Following strong activism led by our Tasmanian action groups, Prime Minister Malcolm Turnbull announces that youth detention will be discussed at the next COAG (Council of Australian Governments) meeting. Find out what it took.
Sylvie Merope, co-convenor of the Southern Tasmanian action group, wouldn’t have believed that this would happen if you told her a few months ago while she was ringing the Premier’s office again and again to try to bring the plight of Indigenous kids to his notice.
Sylvie, the Southern Action group, the Dennison Action group and many other Tassie activists have been holding stalls, film nights and public discussions about Community is Everything. They knew that Tasmania could help progress the campaign. Tassie has a lower number of Indigenous kids in prison than most other states, with its low population. Tasmania also has a terrible history of colonisation, and a lot of healing to do.
So Tasmania’s activists were determined to get the Premier’s attention.
The groups started by writing to and calling the Premiers office requesting a meeting, but continued to get the cold shoulder. So on the anniversary of 25 years since the Royal Commission into black deaths in custody, Sylvie wrote to the press. It was great use of a big public moment, and Tasmanian newspaper The Mercury ran an editorial featuring her letter which called on Tasmania to take the lead.
In the next week, she got a call from the Premier’s office offering them an appointment.
The group swung into action. The group researched the Community is Everything reports, and honed down their ‘asks’ to three things:
- Justice Targets
- Justice Reinvestment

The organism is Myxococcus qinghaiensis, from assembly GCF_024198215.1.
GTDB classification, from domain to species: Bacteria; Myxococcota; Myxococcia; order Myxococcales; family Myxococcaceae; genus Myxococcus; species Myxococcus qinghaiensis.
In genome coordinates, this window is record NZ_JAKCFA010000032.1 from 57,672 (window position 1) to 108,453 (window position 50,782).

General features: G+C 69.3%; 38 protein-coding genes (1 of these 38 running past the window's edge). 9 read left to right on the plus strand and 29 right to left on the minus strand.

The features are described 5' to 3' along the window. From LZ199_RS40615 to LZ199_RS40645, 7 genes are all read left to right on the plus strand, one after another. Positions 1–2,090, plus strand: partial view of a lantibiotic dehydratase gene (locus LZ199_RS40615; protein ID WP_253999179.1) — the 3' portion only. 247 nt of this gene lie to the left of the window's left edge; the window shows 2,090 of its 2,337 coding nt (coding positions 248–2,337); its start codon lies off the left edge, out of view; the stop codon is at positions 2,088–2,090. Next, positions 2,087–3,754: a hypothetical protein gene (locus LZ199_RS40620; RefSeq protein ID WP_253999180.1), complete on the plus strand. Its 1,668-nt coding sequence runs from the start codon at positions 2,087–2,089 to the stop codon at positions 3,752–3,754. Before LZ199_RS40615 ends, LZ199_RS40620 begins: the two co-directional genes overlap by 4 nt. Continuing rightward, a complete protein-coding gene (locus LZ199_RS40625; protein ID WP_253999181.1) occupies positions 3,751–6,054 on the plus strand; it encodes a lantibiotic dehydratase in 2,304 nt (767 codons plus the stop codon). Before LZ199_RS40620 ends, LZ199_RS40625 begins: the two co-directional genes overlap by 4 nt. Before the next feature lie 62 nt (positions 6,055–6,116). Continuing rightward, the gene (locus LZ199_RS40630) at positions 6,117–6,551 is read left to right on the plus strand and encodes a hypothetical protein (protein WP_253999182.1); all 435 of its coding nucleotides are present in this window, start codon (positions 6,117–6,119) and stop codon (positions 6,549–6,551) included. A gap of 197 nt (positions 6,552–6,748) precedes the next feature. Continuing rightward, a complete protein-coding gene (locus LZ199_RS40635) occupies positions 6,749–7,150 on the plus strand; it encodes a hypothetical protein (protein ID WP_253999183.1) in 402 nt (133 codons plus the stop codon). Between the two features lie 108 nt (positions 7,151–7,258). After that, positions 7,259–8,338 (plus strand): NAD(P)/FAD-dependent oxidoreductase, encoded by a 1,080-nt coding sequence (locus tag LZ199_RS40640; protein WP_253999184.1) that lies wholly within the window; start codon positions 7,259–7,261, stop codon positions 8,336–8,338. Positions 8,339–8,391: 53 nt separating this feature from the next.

- Minimum Age of Criminal responsibility raised to 12.
Two activists Claire and Annie met with the Tasmanian Attorney General and Speaker of the House to raise the issue, making sure the Premier would have heard about it through his Cabinet.
The big day was about to arrive. The group planned for activists from two action groups and the Branch Committee to attend the meeting with the Premier, and together mapped out what they’d discuss and who would say what. They decided to share stories of how they were educating and mobilising their communities at events, and to give the Premier the national report with the evidence to support their call to action.
Working with the Community is Everything campaign team, the group decided to focus on asking the Premier to take a leading role at COAG. If the COAG meeting of heads of the States and Territories were to adopt our asks, we’d see change all across the nation.
The Premier agreed and committed to write to COAG about the three major campaign asks. A few months later, prime Minister Malcolm Turnbull announced that youth detention will be discussed at the next COAG meeting:
“What I intend to do is at the next COAG meeting, is make sure that these issues of youth detention [and] child protection are on the agenda for COAG because it is obviously an issue that applies in every jurisdiction.”
Attorney General George Brandis also acknowledged the problem: “To be frank, you will not find an Indigenous leader in this country who hasn’t had some sharp and strong things to say about the way in which the system treats Indigenous youth. In fact, if you found somebody, an Indigenous leader, who hadn’t expressed concern about this over the years, then they wouldn’t be worth their salt as a leader. ”
That’s the power of communities organising activities together, speaking to their representatives and standing with a national and international movement of people who stand up for human rights. Go to Community is Everything resources for action to campaign in your community.